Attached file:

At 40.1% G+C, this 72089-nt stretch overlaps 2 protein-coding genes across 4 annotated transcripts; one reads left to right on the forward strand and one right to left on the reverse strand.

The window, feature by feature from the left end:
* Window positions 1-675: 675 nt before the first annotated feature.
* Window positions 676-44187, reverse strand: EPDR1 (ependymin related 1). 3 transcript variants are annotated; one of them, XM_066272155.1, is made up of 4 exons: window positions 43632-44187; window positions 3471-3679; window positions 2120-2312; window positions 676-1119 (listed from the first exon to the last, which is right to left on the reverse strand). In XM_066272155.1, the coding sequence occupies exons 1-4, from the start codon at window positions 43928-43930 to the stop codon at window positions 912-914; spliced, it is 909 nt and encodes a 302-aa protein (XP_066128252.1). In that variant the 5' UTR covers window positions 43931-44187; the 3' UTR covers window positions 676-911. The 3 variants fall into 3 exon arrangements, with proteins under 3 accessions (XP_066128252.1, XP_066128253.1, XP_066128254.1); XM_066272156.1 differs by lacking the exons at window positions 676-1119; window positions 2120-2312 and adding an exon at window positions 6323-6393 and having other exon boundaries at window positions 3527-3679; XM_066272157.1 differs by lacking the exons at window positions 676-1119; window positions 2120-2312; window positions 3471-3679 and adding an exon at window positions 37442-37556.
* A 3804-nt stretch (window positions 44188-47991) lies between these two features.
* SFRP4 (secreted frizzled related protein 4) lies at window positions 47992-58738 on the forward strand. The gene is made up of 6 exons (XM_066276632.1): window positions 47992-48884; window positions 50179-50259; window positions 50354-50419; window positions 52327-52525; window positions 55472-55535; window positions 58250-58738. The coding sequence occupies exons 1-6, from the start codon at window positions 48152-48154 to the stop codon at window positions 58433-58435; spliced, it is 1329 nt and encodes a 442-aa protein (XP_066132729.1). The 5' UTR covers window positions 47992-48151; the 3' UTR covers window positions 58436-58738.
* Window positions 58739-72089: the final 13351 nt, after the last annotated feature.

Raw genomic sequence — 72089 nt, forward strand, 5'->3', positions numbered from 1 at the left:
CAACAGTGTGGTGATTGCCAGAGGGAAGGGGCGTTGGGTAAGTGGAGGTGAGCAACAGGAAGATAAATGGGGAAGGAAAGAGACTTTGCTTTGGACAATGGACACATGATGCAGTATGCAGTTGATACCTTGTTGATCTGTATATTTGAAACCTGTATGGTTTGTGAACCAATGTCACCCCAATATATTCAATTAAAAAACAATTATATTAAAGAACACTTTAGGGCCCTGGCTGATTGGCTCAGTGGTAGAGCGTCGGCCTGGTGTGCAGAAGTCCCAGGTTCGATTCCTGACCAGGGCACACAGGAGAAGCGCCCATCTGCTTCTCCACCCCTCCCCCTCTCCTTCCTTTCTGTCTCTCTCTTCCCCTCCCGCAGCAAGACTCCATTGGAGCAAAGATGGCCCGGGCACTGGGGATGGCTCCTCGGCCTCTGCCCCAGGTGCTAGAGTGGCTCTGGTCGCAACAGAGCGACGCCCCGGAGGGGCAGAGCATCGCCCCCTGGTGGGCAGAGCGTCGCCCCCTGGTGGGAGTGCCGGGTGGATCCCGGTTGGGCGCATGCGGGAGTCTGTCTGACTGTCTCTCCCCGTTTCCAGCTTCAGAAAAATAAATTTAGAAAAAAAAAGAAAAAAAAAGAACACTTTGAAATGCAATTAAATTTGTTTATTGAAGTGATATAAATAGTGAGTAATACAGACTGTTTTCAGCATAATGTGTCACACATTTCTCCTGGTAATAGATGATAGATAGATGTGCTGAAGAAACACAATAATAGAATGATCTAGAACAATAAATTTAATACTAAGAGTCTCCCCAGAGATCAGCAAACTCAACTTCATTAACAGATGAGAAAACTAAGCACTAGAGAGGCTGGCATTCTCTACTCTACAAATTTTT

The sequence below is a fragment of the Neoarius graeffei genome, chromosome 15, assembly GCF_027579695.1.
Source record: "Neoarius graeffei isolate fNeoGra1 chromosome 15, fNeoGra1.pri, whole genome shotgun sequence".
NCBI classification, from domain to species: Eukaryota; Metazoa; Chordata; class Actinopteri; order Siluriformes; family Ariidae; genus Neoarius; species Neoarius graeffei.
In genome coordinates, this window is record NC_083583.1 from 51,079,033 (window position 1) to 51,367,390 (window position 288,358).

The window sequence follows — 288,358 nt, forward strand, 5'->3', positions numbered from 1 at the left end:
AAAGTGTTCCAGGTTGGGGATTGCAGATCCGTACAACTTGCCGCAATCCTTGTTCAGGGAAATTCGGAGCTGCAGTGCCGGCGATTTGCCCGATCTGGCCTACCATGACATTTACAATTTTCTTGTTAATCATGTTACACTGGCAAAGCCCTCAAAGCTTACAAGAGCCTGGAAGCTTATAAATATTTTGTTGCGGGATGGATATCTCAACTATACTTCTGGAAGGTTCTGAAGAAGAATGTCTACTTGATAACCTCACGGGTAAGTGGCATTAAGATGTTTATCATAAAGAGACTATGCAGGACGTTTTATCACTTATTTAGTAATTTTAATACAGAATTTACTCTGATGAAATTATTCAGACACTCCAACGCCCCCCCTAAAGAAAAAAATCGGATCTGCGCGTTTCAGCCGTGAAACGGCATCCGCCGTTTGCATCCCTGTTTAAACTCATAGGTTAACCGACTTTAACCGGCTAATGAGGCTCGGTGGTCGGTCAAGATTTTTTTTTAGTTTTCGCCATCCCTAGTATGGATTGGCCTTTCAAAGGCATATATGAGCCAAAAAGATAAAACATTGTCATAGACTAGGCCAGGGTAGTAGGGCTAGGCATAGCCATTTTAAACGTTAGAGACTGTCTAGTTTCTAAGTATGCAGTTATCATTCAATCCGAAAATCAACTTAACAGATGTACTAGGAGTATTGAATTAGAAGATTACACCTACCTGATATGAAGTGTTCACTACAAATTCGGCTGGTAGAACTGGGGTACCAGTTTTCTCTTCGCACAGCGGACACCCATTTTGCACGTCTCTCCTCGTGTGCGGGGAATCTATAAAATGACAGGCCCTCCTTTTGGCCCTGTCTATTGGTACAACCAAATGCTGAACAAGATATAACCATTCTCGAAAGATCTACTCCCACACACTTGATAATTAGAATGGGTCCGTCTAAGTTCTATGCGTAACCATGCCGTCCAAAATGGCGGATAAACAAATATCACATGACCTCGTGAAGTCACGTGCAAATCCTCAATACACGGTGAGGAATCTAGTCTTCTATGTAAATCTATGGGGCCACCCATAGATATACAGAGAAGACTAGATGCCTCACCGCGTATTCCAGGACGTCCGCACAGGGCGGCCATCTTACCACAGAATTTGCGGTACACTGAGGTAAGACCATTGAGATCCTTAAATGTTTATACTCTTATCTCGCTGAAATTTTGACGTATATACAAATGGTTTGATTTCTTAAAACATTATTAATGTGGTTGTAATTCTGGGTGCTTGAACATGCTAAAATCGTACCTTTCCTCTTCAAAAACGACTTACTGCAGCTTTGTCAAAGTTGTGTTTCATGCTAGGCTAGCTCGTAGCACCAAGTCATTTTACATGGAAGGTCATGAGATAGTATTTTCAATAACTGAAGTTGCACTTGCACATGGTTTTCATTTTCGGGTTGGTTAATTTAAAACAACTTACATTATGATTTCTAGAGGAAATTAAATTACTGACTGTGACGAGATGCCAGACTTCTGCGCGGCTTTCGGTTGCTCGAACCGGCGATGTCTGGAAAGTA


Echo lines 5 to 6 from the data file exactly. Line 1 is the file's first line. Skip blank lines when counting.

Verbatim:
* A 3804-nt stretch (window positions 44188-47991) lies between these two features.
* SFRP4 (secreted frizzled related protein 4) lies at window positions 47992-58738 on the forward strand. The gene is made up of 6 exons (XM_066276632.1): window positions 47992-48884; window positions 50179-50259; window positions 50354-50419; window positions 52327-52525; window positions 55472-55535; window positions 58250-58738. The coding sequence occupies exons 1-6, from the start codon at window positions 48152-48154 to the stop codon at window positions 58433-58435; spliced, it is 1329 nt and encodes a 442-aa protein (XP_066132729.1). The 5' UTR covers window positions 47992-48151; the 3' UTR covers window positions 58436-58738.